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Landrus was part of a Gladiators program that over the past four seasons compiled a 47-17-3 record overall, 36-2-2 in Tri-Valley play

PMG PHOTO: JIM BESEDA - Gladstone's Josie Landrus (left) stands alongside parents Caitlyn and Houston, and brother Owen after signing a letter of intent to play womens soccer at Yakima Valley College in Yakima, Wash.Gladstone's Josie Landrus accepted an offer to continue her soccer career at the junior college level, playing for Yakima Valley College Yaks of the Northwest Athletic Association.

Landrus, an attacking midfielder, had been in talks with Yakima Valley for more than a year before making her decision official during a Jan. 17 signing ceremony with family, friends, teammates, and Yaks coach Abigail Drollinger.

"I don't think it still has hit me yet that I get t continue playing the sport that I love for two more years," Landrus said. "It means the world to me. It's awesome.

"It's almost mind-blowing that I'm one of the few that gets to go from high school sports into collegiate sports."

Landrus has been playing soccer since she was in kindergarten, breaking into the sport with a recreational team in Milwaukie.

She quickly moved up to the club circuit and had stints with Lake Oswego United, Clackamas United, Eastside Timbers, and her current club team, Oregon Premiere.

She also worked closely with personal trainer Wayne Hodges, the former St. Mary's Academy coach, who helped guide her through the latter stages of the recruiting process.

Landrus said Yakima Valley first contacted her during the fall of her junior year.

"They found me off a recruiting profile that I created for one of my club teams, and then they found my Instagram off of that and started contacting me through that," she said. "Then Coach Drollinger watched me play in a couple of tournaments and things got solidified over the next year or so."

Landrus went to Yakima for a prospects camp last spring, which helped confirm that Yakima Valley would be a nice fit.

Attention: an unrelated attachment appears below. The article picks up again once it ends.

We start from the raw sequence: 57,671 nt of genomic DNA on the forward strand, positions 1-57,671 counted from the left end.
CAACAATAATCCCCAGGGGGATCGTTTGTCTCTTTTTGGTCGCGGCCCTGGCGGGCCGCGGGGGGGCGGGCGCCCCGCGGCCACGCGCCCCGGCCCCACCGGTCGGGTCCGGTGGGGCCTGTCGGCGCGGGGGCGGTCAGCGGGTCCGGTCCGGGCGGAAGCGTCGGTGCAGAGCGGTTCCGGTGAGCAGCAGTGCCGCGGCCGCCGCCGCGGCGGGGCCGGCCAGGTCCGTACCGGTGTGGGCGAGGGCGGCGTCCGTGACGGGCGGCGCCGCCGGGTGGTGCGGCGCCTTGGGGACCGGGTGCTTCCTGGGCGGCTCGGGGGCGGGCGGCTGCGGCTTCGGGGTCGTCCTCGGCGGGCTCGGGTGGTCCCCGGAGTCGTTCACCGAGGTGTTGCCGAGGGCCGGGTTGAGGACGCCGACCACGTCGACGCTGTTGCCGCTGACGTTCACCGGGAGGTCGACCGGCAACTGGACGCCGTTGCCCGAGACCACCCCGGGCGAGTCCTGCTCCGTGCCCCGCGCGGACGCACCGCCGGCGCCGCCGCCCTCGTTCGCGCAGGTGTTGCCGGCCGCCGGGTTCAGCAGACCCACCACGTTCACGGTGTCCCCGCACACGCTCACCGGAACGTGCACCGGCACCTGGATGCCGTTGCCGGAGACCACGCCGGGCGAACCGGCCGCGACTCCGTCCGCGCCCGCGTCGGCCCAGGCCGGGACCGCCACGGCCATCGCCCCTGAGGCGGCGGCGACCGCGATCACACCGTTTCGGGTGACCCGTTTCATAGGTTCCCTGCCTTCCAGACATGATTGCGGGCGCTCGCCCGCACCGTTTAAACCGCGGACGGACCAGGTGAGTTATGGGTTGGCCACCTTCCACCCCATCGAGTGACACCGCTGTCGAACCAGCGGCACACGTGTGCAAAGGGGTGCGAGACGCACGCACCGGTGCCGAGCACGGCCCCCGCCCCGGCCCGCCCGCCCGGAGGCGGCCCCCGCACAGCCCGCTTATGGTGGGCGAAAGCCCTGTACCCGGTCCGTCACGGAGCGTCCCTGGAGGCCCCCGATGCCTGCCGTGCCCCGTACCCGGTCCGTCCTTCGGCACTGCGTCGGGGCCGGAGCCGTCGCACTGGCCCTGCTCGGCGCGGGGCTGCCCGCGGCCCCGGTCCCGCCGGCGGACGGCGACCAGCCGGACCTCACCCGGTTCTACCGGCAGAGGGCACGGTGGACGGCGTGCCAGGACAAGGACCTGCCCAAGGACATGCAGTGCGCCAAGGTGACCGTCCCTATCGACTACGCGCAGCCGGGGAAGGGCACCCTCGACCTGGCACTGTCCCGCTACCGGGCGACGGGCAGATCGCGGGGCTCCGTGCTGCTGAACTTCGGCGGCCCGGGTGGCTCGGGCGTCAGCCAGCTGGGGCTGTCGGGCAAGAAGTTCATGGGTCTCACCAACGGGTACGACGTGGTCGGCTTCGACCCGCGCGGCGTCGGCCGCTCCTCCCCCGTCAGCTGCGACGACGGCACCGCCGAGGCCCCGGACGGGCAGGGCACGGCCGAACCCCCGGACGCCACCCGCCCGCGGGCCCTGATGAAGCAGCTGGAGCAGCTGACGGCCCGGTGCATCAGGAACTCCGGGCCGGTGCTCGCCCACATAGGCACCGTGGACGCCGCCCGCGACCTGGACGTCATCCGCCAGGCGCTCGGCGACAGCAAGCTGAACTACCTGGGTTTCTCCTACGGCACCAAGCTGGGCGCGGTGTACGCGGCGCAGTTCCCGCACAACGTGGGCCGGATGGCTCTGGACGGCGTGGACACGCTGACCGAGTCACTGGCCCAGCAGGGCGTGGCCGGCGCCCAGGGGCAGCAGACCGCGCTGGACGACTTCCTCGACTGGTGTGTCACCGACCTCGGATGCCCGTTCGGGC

"It's small enough that it's somewhat similar to Gladstone," Landrus said. "And I can adapt pretty well to new surroundings, so I think it will be good to have a change of scenery."

Landrus made Gladstone's varsity squad as a freshman and played a key role in one of the most successful four-year runs in program history.

During the stretch, the Gladiators compiled a 47-17-3 record overall and went 36-2-2 in Tri-Valley Conference plays. They clinched the league championship outright each of the past two seasons and finished as league co-champions in 2016.

This fall, the top-ranked Gladiators went 10-0 in league play and finished 14-2 overall after they were upset 2-0 in Class 4A quarterfinals to Woodburn, which went on to win the state title.

"Making varsity as a freshman was very big to me," Landrus said. "And there were many positive steps that entire year. When my class came in, we just wanted to better the program and I really think it worked.

"This past season, we were ranked No. 1, and even though it didn't end as well as we wanted it to, we all worked very hard to achieve that. And it wasn't just one or two people that made that happen. It was the entire team.

"Everyone came out every day and worked hard because we all wanted the same goal."

Landrus plans to major in kinesiology and hopes to pursue a career as an athletic trainer. She plans to do two years of prerequisite classes at Yakima Valley before transferring to a four-year school to finish up her degree.


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